Te Whare Taonga o Kororareka

Slipping & Slapping – Croquet in the 1920s – #131

Slipping & Slapping – Croquet in the 1920s – #131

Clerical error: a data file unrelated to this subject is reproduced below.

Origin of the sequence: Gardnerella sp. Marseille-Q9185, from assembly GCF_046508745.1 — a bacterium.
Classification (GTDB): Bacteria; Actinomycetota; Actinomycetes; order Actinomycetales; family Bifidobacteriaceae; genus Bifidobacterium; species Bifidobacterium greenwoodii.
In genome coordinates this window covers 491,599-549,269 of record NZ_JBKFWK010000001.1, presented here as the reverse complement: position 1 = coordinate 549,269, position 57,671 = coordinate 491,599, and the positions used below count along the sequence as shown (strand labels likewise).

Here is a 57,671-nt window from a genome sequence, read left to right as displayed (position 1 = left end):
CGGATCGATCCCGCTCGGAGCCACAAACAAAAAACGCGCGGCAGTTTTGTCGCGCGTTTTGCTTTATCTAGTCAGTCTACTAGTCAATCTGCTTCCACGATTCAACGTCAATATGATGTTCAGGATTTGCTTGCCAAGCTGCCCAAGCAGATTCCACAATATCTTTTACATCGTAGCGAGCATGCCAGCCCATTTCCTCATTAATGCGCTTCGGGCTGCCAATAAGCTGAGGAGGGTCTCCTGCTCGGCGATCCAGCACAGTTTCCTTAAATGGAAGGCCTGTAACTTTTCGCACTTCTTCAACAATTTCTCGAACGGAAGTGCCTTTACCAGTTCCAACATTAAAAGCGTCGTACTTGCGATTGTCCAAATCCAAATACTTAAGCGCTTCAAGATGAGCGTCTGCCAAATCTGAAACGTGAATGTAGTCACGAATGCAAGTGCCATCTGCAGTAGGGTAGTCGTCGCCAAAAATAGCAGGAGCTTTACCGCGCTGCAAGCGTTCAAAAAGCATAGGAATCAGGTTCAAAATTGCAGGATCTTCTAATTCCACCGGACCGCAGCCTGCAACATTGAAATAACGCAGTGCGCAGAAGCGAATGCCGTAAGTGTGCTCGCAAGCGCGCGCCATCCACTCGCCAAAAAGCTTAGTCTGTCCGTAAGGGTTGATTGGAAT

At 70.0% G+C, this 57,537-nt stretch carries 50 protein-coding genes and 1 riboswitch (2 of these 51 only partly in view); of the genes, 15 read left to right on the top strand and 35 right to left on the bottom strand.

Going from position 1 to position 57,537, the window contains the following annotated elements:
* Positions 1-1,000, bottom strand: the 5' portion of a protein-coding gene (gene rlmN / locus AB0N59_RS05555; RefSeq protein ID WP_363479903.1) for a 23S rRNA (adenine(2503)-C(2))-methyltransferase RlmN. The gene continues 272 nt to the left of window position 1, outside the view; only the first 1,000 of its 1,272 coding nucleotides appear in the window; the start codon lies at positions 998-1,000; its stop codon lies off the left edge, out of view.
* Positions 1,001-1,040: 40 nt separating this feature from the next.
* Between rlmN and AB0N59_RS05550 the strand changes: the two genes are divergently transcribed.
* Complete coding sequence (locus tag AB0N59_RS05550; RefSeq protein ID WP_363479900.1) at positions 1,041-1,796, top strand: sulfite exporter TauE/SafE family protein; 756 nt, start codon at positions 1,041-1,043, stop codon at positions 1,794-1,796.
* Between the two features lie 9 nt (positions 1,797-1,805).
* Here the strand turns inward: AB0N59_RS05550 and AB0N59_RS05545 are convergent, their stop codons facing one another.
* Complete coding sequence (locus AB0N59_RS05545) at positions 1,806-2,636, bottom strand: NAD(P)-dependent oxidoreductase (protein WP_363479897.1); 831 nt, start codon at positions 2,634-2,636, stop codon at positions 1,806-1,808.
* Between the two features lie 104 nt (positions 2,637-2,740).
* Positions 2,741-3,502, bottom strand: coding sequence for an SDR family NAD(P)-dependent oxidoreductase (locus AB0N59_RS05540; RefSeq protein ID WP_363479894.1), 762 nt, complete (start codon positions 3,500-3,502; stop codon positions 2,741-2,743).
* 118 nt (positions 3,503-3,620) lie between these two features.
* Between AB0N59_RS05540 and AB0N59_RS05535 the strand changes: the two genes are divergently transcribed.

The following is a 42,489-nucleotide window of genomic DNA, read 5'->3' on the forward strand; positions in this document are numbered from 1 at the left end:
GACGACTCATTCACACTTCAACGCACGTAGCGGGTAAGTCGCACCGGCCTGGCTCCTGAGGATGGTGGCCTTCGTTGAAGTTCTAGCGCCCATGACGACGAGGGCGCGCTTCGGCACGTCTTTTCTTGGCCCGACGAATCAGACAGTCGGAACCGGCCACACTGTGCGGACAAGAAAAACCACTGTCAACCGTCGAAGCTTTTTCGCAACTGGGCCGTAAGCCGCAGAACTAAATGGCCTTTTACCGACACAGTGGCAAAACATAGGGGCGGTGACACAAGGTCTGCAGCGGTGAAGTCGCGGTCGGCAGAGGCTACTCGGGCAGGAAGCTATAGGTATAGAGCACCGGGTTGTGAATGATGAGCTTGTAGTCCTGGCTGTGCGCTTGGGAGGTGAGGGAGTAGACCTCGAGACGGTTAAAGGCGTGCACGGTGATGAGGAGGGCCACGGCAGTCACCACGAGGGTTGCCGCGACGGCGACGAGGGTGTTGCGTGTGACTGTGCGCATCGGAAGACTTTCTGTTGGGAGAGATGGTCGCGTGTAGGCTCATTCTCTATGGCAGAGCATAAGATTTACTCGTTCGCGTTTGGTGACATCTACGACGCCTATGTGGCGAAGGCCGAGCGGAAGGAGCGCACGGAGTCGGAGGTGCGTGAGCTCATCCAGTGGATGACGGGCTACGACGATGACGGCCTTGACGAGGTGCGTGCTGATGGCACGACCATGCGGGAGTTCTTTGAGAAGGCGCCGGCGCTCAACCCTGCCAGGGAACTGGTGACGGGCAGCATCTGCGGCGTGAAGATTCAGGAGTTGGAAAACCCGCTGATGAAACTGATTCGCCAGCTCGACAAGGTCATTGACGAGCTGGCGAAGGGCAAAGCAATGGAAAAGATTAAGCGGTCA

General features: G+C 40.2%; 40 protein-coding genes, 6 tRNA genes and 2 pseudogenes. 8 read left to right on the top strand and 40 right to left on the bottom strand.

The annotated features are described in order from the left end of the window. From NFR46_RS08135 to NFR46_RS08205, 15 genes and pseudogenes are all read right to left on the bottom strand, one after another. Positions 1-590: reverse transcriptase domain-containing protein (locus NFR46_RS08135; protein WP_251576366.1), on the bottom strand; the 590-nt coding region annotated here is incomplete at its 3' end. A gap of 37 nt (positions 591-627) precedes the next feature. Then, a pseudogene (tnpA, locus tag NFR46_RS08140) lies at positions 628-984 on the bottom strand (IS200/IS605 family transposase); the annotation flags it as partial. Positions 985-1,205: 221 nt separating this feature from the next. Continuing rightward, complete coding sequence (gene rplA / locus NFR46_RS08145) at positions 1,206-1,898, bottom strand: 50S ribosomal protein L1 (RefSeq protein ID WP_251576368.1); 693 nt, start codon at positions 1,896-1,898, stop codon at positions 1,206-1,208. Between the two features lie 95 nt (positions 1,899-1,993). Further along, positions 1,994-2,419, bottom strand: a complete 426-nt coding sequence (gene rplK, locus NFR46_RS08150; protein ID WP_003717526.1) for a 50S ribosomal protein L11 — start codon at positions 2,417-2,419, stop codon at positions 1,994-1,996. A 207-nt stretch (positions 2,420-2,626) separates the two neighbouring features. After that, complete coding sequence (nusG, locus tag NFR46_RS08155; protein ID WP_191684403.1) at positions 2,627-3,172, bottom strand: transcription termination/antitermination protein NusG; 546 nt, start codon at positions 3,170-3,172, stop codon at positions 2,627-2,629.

Who needs sunblock when you’re wearing these outfits? Ankle length, long sleeved frocks, wide brimmed hats, white stockings and closed shoes left only faces and hands exposed to spring sunshine. These ladies were photographed on  the opening day of Russell’s Croquet Club, November 1922. Prior to this day the “genteel”  game of croquet had been played on two private lawns. Croquet players were mainly women;  women were excluded from playing bowls so they played croquet instead. Just across the road, a year later, the men of Russell laid down a bowling green. They didn’t have their own pavilion though, so they crossed the road – which was more of a track then – and used this pavilion for afternoon tea on tournament days. Subsequently it was acquired by the bowling club when they occupied the area for a second  green in 1950-51. Women were still not allowed then, to be bowling club members, but did play – on week days, on payment of a special fee – and in November 1955 the Russell Women’s Bowling Club was formed.  R to L Mrs H C King, Mrs Bertie Cook, Mrs Russell, Mrs Vipond, Miss Flo Williams.  Left background Mr Tommy Williams House, Right Mr E B Clarke’s house  (where Triton Suites is now) on Wellington Street.